Is any risk of a physician transmitting disease to a patient ethically unacceptable? What view and values does an affirmative answer reflect? That physicians must be "pure" (not "contaminated", not "unclean") to restore health? That smacks of discrimination, stigmatization and breach of ethics. The concept of the "wounded healer" recognizes the physicians best able to heal have personally experienced illness and suffering. Indeed, Dr. Di Lorenzo's colleagues testify that she was an outstanding surgeon and a model of care and compassion for her patients.

Is it relevant the risk arises from the surgeon herself rather than extrinsic circumstances? In operating, does she breach a physician's primary obligation to "first do no harm? Does she breach the patient's trust? What other personal, risk-creating factors would mean a surgeon should not operate or should at least disclose? A "boozy" party the night before? Only two hours sleep? Ageing eyesight? The first unsupervised operation of that kind they perform?

Is the response in Dr. Di Lorenzo's case coloured by the fact that children were the patients  a vulnerable group who did not decide for themselves which risks to run? Or are we, as parents or just citizens, using our fears for children as carriers of our fears for ourselves, because we don't want to admit to unreasonable or discriminatory fears?

Informed consent…

Assuming that the level of risk is such that, with appropriate safeguards, an HIV-positive surgeon may ethically undertake some surgery, must patients (or their parents, where children are involved) be told of the surgeon's HIV-positive status to give informed consent to surgery?

Informed consent requires patients to be given the information that a reasonable person in the same circumstances would want in making a decision. That must include disclosure of all "material risks"  the risks that a reasonable person would want to know  and full, open and honest answers to patients' questions about risks that are not material, that is, risks that would not otherwise need to be disclosed.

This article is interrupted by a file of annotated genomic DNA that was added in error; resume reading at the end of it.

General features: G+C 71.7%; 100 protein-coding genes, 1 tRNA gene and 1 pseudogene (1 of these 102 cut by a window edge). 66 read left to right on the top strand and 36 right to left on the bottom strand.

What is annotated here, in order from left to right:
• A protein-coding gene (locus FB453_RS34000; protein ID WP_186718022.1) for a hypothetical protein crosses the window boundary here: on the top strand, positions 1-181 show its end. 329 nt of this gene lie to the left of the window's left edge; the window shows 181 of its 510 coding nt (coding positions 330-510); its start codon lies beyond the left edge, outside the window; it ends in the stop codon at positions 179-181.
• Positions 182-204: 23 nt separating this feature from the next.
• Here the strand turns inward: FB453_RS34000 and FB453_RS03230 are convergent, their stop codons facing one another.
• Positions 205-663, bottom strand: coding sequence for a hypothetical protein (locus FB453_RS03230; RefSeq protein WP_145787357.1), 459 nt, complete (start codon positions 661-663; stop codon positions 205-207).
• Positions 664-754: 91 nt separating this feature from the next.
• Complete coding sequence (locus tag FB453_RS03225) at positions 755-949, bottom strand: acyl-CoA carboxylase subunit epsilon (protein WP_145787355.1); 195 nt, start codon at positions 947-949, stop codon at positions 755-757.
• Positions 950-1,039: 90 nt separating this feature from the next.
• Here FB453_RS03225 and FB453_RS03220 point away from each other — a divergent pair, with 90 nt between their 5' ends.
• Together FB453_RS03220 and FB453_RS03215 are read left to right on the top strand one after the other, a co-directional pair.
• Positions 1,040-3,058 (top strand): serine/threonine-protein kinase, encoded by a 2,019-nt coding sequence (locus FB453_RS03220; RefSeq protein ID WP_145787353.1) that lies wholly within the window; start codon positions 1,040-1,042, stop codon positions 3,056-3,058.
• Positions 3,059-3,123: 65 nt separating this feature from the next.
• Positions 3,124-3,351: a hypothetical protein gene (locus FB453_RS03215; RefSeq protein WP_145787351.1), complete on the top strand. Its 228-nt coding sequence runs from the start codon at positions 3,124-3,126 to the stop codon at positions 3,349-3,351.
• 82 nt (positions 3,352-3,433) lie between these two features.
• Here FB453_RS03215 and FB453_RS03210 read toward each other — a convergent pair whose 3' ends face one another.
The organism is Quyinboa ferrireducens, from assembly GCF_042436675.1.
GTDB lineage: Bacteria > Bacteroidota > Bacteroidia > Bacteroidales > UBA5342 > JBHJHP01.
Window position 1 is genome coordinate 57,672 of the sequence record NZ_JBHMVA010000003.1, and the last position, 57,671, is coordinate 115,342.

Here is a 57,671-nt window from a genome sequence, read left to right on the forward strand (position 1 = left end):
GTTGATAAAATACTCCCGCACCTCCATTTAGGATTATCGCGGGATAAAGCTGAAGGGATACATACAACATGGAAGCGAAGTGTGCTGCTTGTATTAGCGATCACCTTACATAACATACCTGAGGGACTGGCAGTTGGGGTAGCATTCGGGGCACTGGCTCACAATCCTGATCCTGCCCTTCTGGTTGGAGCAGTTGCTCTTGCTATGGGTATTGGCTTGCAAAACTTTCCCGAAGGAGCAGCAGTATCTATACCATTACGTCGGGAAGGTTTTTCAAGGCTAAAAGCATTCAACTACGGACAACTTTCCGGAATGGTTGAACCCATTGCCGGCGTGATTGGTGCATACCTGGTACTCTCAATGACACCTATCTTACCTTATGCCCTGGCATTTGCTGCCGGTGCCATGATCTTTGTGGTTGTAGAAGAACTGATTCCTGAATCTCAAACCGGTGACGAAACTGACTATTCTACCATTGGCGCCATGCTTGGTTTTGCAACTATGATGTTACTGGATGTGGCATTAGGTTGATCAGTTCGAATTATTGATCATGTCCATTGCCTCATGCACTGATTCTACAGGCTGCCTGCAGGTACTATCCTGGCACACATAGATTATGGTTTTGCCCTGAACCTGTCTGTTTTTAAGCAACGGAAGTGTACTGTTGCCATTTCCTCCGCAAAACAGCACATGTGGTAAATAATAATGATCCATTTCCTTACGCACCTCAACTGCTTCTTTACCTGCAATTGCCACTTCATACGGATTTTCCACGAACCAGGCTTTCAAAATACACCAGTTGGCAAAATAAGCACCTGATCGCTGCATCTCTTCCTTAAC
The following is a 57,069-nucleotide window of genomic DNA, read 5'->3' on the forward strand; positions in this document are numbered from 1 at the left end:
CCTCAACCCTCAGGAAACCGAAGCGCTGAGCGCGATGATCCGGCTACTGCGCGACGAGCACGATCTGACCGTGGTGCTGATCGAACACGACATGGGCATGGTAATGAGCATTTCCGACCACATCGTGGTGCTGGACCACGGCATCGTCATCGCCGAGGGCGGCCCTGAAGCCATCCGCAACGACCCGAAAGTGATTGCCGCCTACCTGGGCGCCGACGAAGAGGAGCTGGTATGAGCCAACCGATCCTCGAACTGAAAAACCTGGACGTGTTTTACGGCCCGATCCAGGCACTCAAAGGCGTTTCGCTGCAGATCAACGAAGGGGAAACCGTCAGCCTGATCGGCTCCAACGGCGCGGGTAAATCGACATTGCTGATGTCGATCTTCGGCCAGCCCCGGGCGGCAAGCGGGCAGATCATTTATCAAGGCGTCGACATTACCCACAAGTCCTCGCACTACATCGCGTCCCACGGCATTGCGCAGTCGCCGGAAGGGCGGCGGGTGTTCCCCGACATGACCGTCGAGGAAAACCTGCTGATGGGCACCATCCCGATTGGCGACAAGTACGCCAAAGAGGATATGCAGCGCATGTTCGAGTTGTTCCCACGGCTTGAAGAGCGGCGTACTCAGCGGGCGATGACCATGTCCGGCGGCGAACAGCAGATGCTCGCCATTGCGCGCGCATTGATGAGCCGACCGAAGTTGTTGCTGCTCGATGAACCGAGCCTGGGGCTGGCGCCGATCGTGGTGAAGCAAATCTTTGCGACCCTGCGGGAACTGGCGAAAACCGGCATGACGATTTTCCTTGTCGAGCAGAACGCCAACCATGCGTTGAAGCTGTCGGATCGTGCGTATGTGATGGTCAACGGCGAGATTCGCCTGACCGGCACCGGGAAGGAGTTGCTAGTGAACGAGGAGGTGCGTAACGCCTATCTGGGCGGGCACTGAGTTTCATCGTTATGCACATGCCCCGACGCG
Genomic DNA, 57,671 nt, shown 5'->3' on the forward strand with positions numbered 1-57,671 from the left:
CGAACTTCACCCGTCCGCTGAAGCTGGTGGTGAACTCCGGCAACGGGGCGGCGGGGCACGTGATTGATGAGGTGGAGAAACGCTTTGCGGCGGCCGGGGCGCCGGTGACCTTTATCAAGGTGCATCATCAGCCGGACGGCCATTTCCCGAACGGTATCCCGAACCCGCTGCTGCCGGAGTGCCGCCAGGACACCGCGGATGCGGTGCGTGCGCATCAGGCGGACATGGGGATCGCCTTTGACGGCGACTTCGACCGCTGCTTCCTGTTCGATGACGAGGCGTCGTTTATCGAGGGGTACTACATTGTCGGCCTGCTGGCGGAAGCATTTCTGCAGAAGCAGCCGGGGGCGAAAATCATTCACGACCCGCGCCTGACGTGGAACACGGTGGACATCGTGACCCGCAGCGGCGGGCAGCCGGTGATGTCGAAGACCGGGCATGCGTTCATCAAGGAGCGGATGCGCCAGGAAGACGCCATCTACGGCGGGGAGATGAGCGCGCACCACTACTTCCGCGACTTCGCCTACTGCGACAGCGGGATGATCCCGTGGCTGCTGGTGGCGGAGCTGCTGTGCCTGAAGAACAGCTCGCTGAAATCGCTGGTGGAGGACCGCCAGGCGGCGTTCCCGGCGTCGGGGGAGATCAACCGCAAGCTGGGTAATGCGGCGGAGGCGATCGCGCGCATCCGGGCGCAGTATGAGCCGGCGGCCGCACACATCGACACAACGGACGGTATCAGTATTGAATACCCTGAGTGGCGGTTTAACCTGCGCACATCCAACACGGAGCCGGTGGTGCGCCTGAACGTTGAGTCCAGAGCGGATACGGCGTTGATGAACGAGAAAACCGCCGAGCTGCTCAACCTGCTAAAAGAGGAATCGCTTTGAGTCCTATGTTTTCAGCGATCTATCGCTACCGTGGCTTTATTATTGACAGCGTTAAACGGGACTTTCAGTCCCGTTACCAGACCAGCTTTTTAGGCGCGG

So is a surgeon's HIV-positive status a material risk? It is hard to say because the risk is very, very small, but it is very serious  a risk of death, which some courts say must always be disclosed. And failure to answer honestly a patient's question about a surgeon's HIV-positive status would negate consent.

Sainte-Justine's recommendation that everyone operated on by Dr. Di Lorenzo should be tested for HIV, supports the view that the risk is material. If there was no material risk, why test? But is the testing recommended  and the risk material - only because the hospital could not reassure itself proper safeguards had been respected? Is the risk not material with such safeguards, but material without them? Or is it an example of "defensive medicine"  acting on legal advice so as to avoid liability to any patient who, in the future, happens to become HIV-positive from some other source?

Ethicists disagree about HIV-positive surgeons. Some argue that surgery is the most intimate intervention one person can make on another and surgeons must live up to the highest standards of trust. They believe that requires refraining from operating. Others disagree. Rationally we know that with proper safeguards, the risk of transmitting HIV is extremely small.

My view at present is that with proper safeguards (supervision, counseling and appropriate restrictions), ethically and legally, HIV-positive surgeons may operate and need not disclose their HIV-positive status to patients, unless the patient directly or indirectly indicates that information is material to them in deciding on surgery.